Gerhard Reuter


Theses for an Intercultural Humanism

(Draft, 10 Aug. 2009)

  1. Man is a part of nature. This natural environment has undergone a diverse development since the separation of the planet Earth from the sun and will continue to do so from the present until the end of the solar system, which, astronomical calculations tell us, will eventually occur.
  2. One example is provided by soil scientist Walter L. Kubiena’s theory of soil development. The various factors causing and contributing to the individual stages of development involve inherent characteristics of the environment (climate, bedrock, vegetation, mankind, etc.) and changes therein, which are largely recognized and understood. There are also various phenomena that are not yet understood, such as banded illuvial horizons, which are definitely worth investigation.
  3. Galileo’s criticism of the biblical story of creation, which was based on the findings of Copernicus, had to be accepted eventually despite prolonged and steadfast resistance on the part of the Roman Catholic Church. And Darwin’s theory of evolution is more believable than the absurd accounts of some unnamed author of the Old Testament book of Genesis.
  4. One must accept the fact that mutations are the fundamental motor of evolution. It is not yet known just what triggers mutations, just as the mechanism behind the transition from inanimate natural objects to living organisms, from flora and fauna to man remains a mystery. We should aspire to explaining this mystery.
  5. Most of the organs and abilities that man requires to adapt to his environment were already developed within the animal world , e.g., all sensory organs, numerous brain functions such as the ability to react and to communicate, to remember, to evaluate experiences, as well as the preliminary stages of trusting and doubting.
  6. It does not seem realistic to attribute these material developments to a spiritual creator. The numerous different perceptions of God(s) that exist in human cultures are logically attributable to the human capacity for invention, which is anchored in the brain. This is evidenced by the very fact that there exists such variation, ranging from polytheism to monotheism, and that any given manifestation thereof is dependent upon the level of development of the respective culture.
  7. The idea of there being an almighty, kindly creator of all things, to whom people must subordinate themselves so that they might enter heaven, cannot be reconciled with the idea of there being a devil. Why would the Almighty have created the latter, or at least not stopped his activities? Furthermore, the unwarranted suffering and death of countless people due to natural disasters and wars is not compatible with the idea of an almighty, kindly God.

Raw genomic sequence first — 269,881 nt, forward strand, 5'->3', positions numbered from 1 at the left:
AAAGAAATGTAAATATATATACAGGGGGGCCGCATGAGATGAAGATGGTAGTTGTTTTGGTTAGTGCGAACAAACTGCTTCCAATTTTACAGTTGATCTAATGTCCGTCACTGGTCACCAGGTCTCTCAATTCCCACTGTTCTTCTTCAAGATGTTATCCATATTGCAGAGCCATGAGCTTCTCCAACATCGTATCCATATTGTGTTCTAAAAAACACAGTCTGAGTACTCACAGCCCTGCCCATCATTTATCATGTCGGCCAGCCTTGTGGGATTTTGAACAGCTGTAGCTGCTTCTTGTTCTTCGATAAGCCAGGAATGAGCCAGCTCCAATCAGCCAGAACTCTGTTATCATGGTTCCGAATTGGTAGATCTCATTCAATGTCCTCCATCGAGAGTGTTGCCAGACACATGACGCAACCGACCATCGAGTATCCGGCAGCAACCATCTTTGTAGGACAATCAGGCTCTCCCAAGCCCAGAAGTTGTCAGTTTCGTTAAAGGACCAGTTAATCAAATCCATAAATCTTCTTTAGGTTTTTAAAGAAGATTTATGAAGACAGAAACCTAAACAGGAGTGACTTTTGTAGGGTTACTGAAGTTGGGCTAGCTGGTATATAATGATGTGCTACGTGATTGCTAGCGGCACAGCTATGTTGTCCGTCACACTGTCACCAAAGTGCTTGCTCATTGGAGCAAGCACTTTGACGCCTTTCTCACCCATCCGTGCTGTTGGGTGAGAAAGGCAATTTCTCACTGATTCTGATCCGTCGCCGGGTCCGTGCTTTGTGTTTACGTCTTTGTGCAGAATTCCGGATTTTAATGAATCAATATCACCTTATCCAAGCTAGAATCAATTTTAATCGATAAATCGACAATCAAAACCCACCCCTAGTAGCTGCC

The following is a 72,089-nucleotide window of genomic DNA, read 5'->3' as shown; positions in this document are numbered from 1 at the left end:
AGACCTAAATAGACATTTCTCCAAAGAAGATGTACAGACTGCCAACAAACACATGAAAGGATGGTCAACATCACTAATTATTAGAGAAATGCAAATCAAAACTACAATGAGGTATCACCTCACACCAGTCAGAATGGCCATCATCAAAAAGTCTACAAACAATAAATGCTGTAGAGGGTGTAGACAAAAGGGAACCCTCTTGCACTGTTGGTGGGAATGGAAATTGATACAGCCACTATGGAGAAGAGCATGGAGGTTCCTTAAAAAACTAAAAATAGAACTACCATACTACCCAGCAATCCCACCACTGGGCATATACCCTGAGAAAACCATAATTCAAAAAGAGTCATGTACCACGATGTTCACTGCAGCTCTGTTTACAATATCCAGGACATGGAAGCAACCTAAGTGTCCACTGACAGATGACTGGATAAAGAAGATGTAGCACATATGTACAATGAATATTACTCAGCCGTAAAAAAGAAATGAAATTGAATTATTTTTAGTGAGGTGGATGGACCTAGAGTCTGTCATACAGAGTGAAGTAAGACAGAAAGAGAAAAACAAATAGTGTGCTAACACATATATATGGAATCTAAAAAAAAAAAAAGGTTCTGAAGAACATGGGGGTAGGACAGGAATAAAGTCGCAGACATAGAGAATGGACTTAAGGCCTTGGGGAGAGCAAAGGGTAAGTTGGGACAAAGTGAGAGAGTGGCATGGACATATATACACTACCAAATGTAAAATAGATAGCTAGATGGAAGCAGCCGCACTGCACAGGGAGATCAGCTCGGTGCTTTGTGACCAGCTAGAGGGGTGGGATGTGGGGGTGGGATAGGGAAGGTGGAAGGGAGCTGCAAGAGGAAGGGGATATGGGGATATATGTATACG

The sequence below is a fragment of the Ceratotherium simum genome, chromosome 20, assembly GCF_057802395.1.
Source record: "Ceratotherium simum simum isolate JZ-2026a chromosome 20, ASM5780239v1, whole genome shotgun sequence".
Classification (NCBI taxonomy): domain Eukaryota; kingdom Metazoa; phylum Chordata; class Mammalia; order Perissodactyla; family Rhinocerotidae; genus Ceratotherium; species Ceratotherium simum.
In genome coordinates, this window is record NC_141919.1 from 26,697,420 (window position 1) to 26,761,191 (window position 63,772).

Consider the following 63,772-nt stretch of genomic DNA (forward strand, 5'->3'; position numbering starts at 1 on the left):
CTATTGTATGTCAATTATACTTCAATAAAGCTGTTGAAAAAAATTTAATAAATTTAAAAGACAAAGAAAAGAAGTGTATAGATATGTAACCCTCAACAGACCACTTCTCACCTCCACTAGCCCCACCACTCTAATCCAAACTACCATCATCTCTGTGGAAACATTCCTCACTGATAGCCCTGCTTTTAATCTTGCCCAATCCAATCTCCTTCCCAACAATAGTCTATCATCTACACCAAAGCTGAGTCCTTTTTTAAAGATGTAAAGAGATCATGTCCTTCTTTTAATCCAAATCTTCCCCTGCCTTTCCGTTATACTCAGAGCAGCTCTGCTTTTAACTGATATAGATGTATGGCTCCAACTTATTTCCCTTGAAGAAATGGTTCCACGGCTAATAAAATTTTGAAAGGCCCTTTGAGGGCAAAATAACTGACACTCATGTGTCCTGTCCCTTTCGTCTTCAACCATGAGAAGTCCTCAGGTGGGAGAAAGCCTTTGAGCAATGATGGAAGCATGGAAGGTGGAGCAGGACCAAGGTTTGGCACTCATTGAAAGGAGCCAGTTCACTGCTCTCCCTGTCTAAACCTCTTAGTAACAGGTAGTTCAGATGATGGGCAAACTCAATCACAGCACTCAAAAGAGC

8. The idea that a God occupies himself with the often complex problems of an individual praying to him while, at the same time, millions of other individuals are praying to him with the same expectations seems absurd. The fact that praying can often be beneficial to an individual can be explained as an auto-suggestive effect – an effect that can be attained by other means as well.
  9. The moral and ethical system resulting from the biblical Ten Commandments has been of inestimable value for the social development and preservation of humanity. Both the acceptance and the effectiveness of this moral system have been based upon a fear of God. Humanistic societies will be faced with the task of finding and propagating an effective new version of this moral system. And one might also consider adopting further moral precepts from other religions as well.
  10. An urgent, and at the same time relatively simple, task for humanistic societies will be to exert an influence on the ever-increasing number of non-religious people in order to win them for a confessing humanism and to counteract possible loss of morals. It is important, in this regard, to emphasise mentally stimulating aspects of humanistic thinking.
  11. A further task should be to establish contacts with like-minded people both in one’s own language area and in other cultures in order to achieve a unified, global, intercultural worldview and moral outlook on the basis of common efforts. This is the only way to achieve world peace. which is essential to the survival of our species.
  12. It would be a positive step to establish the discipline of “Humanology” (as both a teaching and a research discipline) at universities so as to strengthen and further develop the ideas of intercultural humanism. The main focus of research should be, in addition to the history of humanism, the collecting and recording of humanist principles in the various cultures and the search for ways to unify them. A further pressing task of the university discipline of Humanology is to develop learning materials and to train teachers for the urgently needed humanistic instruction in primary and secondary schools.
  13. For the adoption of a non-religious intercultural humanism to become accepted as a lasting worldview, it would seem advantageous not to simply ignore religious holidays and various religious rites but rather to refashion them to whatever extent possible. This could also occur in humanistic societies prior to any statutory provisions. It should however take place on an intercultural basis to the greatest extent possible.
  14. Relations between individuals and communities or societies embodying a non-religious intercultural humanism and people and societies with a different orientation should be conducted peacefully and, if at all possible amiably . The philosophical debate with religions should be carried out in an objective manner, and never from a hostile perspective.